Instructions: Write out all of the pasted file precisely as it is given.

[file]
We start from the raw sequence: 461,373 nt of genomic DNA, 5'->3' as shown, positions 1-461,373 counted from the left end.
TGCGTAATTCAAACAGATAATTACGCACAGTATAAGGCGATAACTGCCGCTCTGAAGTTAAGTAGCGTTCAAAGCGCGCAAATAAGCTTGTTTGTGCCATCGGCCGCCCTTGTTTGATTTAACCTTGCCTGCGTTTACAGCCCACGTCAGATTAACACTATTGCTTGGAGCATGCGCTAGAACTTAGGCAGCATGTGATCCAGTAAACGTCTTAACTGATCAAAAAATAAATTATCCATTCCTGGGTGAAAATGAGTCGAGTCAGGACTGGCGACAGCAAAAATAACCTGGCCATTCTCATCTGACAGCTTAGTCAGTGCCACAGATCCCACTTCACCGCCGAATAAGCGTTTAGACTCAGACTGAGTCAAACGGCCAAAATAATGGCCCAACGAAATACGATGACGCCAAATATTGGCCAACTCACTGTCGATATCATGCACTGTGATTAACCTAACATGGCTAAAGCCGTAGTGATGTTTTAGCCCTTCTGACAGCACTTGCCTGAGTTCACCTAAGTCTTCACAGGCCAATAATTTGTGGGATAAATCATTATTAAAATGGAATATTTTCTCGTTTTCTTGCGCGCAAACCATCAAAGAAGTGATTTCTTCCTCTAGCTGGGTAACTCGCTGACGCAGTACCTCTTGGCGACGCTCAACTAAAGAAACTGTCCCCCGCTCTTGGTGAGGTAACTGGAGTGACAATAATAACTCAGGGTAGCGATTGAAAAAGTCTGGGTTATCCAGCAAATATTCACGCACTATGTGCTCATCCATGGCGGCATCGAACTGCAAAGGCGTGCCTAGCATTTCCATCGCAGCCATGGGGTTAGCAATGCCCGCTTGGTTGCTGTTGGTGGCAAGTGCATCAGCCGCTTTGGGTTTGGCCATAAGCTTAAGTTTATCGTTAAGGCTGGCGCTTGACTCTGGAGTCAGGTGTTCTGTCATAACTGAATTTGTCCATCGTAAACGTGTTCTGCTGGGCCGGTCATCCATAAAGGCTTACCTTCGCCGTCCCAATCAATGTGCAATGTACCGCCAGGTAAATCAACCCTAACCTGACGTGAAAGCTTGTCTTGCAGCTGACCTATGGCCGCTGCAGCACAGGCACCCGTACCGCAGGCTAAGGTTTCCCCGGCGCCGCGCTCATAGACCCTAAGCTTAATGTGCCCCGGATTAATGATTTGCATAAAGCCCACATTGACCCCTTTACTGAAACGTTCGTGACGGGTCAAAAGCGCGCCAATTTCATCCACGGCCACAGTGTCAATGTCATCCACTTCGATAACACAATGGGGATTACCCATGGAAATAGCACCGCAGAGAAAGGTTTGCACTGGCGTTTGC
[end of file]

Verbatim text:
We start from the raw sequence: 461,373 nt of genomic DNA, 5'->3' as shown, positions 1-461,373 counted from the left end.
TGCGTAATTCAAACAGATAATTACGCACAGTATAAGGCGATAACTGCCGCTCTGAAGTTAAGTAGCGTTCAAAGCGCGCAAATAAGCTTGTTTGTGCCATCGGCCGCCCTTGTTTGATTTAACCTTGCCTGCGTTTACAGCCCACGTCAGATTAACACTATTGCTTGGAGCATGCGCTAGAACTTAGGCAGCATGTGATCCAGTAAACGTCTTAACTGATCAAAAAATAAATTATCCATTCCTGGGTGAAAATGAGTCGAGTCAGGACTGGCGACAGCAAAAATAACCTGGCCATTCTCATCTGACAGCTTAGTCAGTGCCACAGATCCCACTTCACCGCCGAATAAGCGTTTAGACTCAGACTGAGTCAAACGGCCAAAATAATGGCCCAACGAAATACGATGACGCCAAATATTGGCCAACTCACTGTCGATATCATGCACTGTGATTAACCTAACATGGCTAAAGCCGTAGTGATGTTTTAGCCCTTCTGACAGCACTTGCCTGAGTTCACCTAAGTCTTCACAGGCCAATAATTTGTGGGATAAATCATTATTAAAATGGAATATTTTCTCGTTTTCTTGCGCGCAAACCATCAAAGAAGTGATTTCTTCCTCTAGCTGGGTAACTCGCTGACGCAGTACCTCTTGGCGACGCTCAACTAAAGAAACTGTCCCCCGCTCTTGGTGAGGTAACTGGAGTGACAATAATAACTCAGGGTAGCGATTGAAAAAGTCTGGGTTATCCAGCAAATATTCACGCACTATGTGCTCATCCATGGCGGCATCGAACTGCAAAGGCGTGCCTAGCATTTCCATCGCAGCCATGGGGTTAGCAATGCCCGCTTGGTTGCTGTTGGTGGCAAGTGCATCAGCCGCTTTGGGTTTGGCCATAAGCTTAAGTTTATCGTTAAGGCTGGCGCTTGACTCTGGAGTCAGGTGTTCTGTCATAACTGAATTTGTCCATCGTAAACGTGTTCTGCTGGGCCGGTCATCCATAAAGGCTTACCTTCGCCGTCCCAATCAATGTGCAATGTACCGCCAGGTAAATCAACCCTAACCTGACGTGAAAGCTTGTCTTGCAGCTGACCTATGGCCGCTGCAGCACAGGCACCCGTACCGCAGGCTAAGGTTTCCCCGGCGCCGCGCTCATAGACCCTAAGCTTAATGTGCCCCGGATTAATGATTTGCATAAAGCCCACATTGACCCCTTTACTGAAACGTTCGTGACGGGTCAAAAGCGCGCCAATTTCATCCACGGCCACAGTGTCAATGTCATCCACTTCGATAACACAATGGGGATTACCCATGGAAATAGCACCGCAGAGAAAGGTTTGCACTGGCGTTTGC